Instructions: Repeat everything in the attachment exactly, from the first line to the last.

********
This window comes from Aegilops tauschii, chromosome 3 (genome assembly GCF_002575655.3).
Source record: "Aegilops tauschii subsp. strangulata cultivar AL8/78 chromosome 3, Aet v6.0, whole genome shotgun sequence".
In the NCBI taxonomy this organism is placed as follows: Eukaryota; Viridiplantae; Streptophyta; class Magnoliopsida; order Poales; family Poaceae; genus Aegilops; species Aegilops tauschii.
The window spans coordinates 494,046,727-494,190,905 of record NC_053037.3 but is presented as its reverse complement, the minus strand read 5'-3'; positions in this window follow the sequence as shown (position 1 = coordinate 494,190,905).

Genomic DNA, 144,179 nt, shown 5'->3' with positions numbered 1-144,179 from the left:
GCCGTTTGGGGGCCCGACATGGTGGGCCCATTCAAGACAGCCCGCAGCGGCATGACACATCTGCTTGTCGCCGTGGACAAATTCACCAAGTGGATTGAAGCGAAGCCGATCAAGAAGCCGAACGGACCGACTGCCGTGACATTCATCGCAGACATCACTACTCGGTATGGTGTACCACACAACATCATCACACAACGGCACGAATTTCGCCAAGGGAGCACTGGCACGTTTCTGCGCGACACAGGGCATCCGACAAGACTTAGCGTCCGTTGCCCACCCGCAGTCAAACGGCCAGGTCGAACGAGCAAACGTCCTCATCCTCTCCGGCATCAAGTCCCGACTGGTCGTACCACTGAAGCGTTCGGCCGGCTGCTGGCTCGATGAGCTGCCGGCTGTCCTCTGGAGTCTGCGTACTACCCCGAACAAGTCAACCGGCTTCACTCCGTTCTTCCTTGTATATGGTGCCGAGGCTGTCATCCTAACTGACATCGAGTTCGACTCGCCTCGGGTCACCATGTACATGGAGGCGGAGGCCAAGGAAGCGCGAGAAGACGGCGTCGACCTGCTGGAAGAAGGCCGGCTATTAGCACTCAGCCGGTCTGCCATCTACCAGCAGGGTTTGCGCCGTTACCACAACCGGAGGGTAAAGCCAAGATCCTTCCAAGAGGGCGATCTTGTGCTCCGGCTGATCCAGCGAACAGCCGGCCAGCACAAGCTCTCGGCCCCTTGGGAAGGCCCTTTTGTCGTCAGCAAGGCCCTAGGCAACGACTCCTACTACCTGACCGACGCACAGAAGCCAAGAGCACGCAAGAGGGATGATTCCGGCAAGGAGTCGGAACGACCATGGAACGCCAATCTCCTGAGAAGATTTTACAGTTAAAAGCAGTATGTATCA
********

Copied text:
This window comes from Aegilops tauschii, chromosome 3 (genome assembly GCF_002575655.3).
Source record: "Aegilops tauschii subsp. strangulata cultivar AL8/78 chromosome 3, Aet v6.0, whole genome shotgun sequence".
In the NCBI taxonomy this organism is placed as follows: Eukaryota; Viridiplantae; Streptophyta; class Magnoliopsida; order Poales; family Poaceae; genus Aegilops; species Aegilops tauschii.
The window spans coordinates 494,046,727-494,190,905 of record NC_053037.3 but is presented as its reverse complement, the minus strand read 5'-3'; positions in this window follow the sequence as shown (position 1 = coordinate 494,190,905).

Genomic DNA, 144,179 nt, shown 5'->3' with positions numbered 1-144,179 from the left:
GCCGTTTGGGGGCCCGACATGGTGGGCCCATTCAAGACAGCCCGCAGCGGCATGACACATCTGCTTGTCGCCGTGGACAAATTCACCAAGTGGATTGAAGCGAAGCCGATCAAGAAGCCGAACGGACCGACTGCCGTGACATTCATCGCAGACATCACTACTCGGTATGGTGTACCACACAACATCATCACACAACGGCACGAATTTCGCCAAGGGAGCACTGGCACGTTTCTGCGCGACACAGGGCATCCGACAAGACTTAGCGTCCGTTGCCCACCCGCAGTCAAACGGCCAGGTCGAACGAGCAAACGTCCTCATCCTCTCCGGCATCAAGTCCCGACTGGTCGTACCACTGAAGCGTTCGGCCGGCTGCTGGCTCGATGAGCTGCCGGCTGTCCTCTGGAGTCTGCGTACTACCCCGAACAAGTCAACCGGCTTCACTCCGTTCTTCCTTGTATATGGTGCCGAGGCTGTCATCCTAACTGACATCGAGTTCGACTCGCCTCGGGTCACCATGTACATGGAGGCGGAGGCCAAGGAAGCGCGAGAAGACGGCGTCGACCTGCTGGAAGAAGGCCGGCTATTAGCACTCAGCCGGTCTGCCATCTACCAGCAGGGTTTGCGCCGTTACCACAACCGGAGGGTAAAGCCAAGATCCTTCCAAGAGGGCGATCTTGTGCTCCGGCTGATCCAGCGAACAGCCGGCCAGCACAAGCTCTCGGCCCCTTGGGAAGGCCCTTTTGTCGTCAGCAAGGCCCTAGGCAACGACTCCTACTACCTGACCGACGCACAGAAGCCAAGAGCACGCAAGAGGGATGATTCCGGCAAGGAGTCGGAACGACCATGGAACGCCAATCTCCTGAGAAGATTTTACAGTTAAAAGCAGTATGTATCA